As part of its agonizingly long 5 yearGreat Lakes and Mississippi River Interbasin Study, the US Army Corps of Engineers identified 40 problem invasive species, in addition to asian carp, that could cross between the Mississippi/Great Lakes watershed. That is to say, invasive species that can hop from one watershed, and infest the other.
Why agonizingly long? Because nobody is denying there's a threat to the two water basins, and the threat is closing in right now. DNA studies have found the highly damaging asian carp species to be close to the Great Lakes, some even claim they've gotten beyond the electric barriers.
We are watching a disaster unfold while years of research goes on about how or if we can stop it. Personally I'd like to see more action. We know it's a problem and we know it goes well beyond Asian carp, and it impacts two vast water sheds.
Here's how the study group defines an "invasive" species:
"Invasive" – an alien or native species that can grow quickly, spread rapidly, and dominate an area to the point where native species are displaced, or have taken an area over because native species were eradicated by a previous event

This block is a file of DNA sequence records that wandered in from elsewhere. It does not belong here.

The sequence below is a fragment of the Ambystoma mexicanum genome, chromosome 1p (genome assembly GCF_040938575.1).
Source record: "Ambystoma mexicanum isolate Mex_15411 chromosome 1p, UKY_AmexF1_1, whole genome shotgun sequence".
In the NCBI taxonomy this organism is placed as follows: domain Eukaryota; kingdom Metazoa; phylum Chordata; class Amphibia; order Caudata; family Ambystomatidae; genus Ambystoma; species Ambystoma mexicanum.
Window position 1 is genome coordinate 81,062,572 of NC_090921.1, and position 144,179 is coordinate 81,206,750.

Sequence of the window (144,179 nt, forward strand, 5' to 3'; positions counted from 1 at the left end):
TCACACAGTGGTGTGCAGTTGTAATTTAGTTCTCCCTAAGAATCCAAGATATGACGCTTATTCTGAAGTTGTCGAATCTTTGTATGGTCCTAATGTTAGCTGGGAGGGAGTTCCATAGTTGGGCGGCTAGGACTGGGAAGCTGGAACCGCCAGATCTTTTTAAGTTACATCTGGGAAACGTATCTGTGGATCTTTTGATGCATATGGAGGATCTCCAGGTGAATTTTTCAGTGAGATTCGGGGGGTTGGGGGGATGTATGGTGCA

The critters identified aren't what you might expect. Many of them are things like algae, bizarre fresh water invertibrates like Lophopodella carteri which is toxic, so there's nothing that can eat them:
There are also things like the shrimp-like scud and the spiny water flea which are painful for fish to eat. There are several varieties of those on the high threat list. And multiple types of fish.
We're not looking at just one direction of infection...from the Mississippi to the Great Lakes. Heavens no. We're looking at bi-directional infestations...in more cases we're actually looking at creatures crossing from the Great Lakes into the Mississippi basin. Many of these invasive species came into the Great Lakes from distant lands, carried in freighters and deposited from ballast water. And from there, they now are able to move into the Mississippi water basin and the massive network of tributaries beyond....and why?
Because there is no longer the natural separation between the watersheds of the two water bodies. The Chicago Sanitary and Ship Canal joins the two water basins and accelerates the rates of invasive species infestation...much faster than native species can adapt to. Much faster than local natural resources management teams can respond to.
These two water sheds need to be separated. I'd like to see action now.